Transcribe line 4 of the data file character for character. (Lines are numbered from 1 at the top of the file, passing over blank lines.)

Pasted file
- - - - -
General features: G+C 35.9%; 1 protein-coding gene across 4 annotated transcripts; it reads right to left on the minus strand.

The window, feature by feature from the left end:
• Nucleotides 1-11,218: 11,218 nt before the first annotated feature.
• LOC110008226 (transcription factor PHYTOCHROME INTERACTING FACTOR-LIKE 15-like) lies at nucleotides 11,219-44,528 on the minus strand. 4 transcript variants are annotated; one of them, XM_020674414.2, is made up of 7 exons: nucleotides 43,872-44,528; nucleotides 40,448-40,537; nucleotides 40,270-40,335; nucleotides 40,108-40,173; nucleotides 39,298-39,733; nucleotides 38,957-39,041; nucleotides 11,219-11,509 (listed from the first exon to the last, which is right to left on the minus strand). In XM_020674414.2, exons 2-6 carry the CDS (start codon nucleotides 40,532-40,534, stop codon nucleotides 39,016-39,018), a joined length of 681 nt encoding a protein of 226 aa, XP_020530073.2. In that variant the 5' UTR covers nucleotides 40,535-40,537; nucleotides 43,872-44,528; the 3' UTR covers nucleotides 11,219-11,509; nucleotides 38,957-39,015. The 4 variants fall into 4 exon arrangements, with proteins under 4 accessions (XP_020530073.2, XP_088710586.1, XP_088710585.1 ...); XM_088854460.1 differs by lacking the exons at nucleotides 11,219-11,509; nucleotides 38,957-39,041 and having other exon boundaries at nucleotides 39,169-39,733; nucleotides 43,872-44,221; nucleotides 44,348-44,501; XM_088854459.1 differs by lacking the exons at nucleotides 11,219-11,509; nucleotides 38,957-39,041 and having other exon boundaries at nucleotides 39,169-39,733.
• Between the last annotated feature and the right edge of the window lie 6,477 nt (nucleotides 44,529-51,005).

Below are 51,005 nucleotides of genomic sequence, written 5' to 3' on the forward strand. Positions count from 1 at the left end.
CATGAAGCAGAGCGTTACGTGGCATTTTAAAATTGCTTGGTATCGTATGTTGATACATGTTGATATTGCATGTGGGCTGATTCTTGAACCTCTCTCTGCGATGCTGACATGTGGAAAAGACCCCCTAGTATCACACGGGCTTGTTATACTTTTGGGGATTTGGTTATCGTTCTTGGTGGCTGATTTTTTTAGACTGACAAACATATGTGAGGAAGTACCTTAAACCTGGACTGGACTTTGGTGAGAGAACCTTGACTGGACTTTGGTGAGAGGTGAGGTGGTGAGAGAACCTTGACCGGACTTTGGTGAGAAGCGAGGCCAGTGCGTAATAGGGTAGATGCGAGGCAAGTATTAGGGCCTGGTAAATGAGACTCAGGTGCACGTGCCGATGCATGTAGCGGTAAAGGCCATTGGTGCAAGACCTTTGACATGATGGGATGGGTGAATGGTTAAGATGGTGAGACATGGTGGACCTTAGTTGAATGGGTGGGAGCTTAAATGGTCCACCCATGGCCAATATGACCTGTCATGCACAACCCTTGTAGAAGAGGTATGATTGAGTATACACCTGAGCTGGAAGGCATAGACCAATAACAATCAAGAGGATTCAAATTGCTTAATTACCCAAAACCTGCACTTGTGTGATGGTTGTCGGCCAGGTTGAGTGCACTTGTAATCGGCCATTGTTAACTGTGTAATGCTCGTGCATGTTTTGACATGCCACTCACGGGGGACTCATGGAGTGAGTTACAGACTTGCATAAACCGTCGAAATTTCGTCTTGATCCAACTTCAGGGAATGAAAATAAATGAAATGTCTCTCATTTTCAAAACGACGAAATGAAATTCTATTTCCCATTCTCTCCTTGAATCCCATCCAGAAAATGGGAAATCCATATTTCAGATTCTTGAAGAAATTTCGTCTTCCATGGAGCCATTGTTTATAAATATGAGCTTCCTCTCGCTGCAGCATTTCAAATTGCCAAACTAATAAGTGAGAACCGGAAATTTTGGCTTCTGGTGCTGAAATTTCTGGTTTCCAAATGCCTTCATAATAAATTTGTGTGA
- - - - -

• LOC110008226 (transcription factor PHYTOCHROME INTERACTING FACTOR-LIKE 15-like) lies at nucleotides 11,219-44,528 on the minus strand. 4 transcript variants are annotated; one of them, XM_020674414.2, is made up of 7 exons: nucleotides 43,872-44,528; nucleotides 40,448-40,537; nucleotides 40,270-40,335; nucleotides 40,108-40,173; nucleotides 39,298-39,733; nucleotides 38,957-39,041; nucleotides 11,219-11,509 (listed from the first exon to the last, which is right to left on the minus strand). In XM_020674414.2, exons 2-6 carry the CDS (start codon nucleotides 40,532-40,534, stop codon nucleotides 39,016-39,018), a joined length of 681 nt encoding a protein of 226 aa, XP_020530073.2. In that variant the 5' UTR covers nucleotides 40,535-40,537; nucleotides 43,872-44,528; the 3' UTR covers nucleotides 11,219-11,509; nucleotides 38,957-39,015. The 4 variants fall into 4 exon arrangements, with proteins under 4 accessions (XP_020530073.2, XP_088710586.1, XP_088710585.1 ...); XM_088854460.1 differs by lacking the exons at nucleotides 11,219-11,509; nucleotides 38,957-39,041 and having other exon boundaries at nucleotides 39,169-39,733; nucleotides 43,872-44,221; nucleotides 44,348-44,501; XM_088854459.1 differs by lacking the exons at nucleotides 11,219-11,509; nucleotides 38,957-39,041 and having other exon boundaries at nucleotides 39,169-39,733.